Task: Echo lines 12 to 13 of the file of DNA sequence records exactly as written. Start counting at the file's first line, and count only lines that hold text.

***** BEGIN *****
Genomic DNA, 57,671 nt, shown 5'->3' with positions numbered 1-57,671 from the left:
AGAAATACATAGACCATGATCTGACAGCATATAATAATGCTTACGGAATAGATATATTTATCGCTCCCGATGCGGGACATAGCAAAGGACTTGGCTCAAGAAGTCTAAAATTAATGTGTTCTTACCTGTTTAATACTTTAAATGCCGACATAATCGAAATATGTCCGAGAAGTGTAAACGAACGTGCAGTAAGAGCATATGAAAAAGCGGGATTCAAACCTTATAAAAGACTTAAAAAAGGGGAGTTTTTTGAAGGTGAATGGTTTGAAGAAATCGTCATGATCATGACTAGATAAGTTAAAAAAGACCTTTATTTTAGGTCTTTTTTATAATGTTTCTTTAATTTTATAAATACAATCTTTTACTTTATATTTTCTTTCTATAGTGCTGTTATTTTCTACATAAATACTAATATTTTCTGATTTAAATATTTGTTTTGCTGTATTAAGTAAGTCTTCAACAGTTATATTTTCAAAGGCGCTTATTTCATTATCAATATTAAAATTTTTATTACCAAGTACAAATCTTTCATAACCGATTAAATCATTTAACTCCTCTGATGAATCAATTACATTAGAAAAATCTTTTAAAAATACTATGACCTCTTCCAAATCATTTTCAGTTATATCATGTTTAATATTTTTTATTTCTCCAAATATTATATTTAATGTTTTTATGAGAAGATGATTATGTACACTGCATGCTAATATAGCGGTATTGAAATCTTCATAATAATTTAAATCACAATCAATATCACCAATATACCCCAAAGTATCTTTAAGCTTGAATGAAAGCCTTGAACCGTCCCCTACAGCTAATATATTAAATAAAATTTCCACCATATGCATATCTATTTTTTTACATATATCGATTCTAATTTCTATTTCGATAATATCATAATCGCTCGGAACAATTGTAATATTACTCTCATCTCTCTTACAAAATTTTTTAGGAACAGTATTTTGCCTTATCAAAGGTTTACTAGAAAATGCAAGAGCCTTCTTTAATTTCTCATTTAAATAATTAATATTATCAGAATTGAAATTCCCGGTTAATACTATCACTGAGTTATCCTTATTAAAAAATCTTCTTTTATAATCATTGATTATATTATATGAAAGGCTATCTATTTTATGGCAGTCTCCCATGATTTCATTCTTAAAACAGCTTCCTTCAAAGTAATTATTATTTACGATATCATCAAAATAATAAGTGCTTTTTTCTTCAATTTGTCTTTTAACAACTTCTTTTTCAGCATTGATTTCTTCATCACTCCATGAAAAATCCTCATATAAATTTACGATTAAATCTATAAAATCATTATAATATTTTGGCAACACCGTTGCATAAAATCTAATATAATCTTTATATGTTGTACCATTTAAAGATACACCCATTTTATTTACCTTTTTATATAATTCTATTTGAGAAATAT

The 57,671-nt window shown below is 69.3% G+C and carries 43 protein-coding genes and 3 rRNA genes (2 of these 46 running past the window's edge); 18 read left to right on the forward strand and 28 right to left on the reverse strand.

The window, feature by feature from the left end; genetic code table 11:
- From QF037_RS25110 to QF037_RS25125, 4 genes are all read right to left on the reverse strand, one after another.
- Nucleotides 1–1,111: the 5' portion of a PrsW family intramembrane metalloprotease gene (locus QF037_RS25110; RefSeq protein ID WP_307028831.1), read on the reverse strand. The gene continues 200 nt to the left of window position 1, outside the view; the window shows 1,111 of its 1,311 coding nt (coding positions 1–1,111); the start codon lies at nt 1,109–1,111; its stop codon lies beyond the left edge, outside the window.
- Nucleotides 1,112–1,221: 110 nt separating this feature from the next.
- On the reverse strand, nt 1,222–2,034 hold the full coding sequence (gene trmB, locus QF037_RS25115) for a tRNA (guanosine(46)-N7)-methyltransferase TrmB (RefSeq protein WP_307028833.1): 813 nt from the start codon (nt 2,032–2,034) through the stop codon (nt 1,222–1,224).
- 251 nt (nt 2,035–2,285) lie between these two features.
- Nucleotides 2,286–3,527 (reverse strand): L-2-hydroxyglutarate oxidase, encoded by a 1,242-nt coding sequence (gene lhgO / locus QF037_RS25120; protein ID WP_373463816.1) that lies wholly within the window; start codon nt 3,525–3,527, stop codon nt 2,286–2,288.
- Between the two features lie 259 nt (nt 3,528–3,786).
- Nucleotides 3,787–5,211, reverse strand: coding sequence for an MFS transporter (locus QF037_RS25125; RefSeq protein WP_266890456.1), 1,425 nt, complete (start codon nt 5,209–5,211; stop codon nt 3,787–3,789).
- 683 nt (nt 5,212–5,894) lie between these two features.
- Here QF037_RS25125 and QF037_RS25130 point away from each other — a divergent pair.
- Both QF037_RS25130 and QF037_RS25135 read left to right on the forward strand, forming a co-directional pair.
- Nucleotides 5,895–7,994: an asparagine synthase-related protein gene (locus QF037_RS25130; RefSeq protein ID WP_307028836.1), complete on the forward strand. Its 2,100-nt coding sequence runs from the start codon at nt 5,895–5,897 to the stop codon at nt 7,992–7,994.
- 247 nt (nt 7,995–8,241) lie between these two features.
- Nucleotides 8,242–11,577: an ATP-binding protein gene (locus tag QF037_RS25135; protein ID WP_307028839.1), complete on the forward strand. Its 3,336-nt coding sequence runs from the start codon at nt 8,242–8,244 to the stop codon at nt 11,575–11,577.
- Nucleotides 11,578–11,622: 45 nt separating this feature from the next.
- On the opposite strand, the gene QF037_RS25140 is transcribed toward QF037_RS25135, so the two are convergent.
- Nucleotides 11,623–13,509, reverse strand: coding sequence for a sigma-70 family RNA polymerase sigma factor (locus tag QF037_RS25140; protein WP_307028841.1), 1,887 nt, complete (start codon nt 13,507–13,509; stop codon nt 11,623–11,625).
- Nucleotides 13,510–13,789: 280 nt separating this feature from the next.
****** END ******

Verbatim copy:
- Nucleotides 3,787–5,211, reverse strand: coding sequence for an MFS transporter (locus QF037_RS25125; RefSeq protein WP_266890456.1), 1,425 nt, complete (start codon nt 5,209–5,211; stop codon nt 3,787–3,789).
- 683 nt (nt 5,212–5,894) lie between these two features.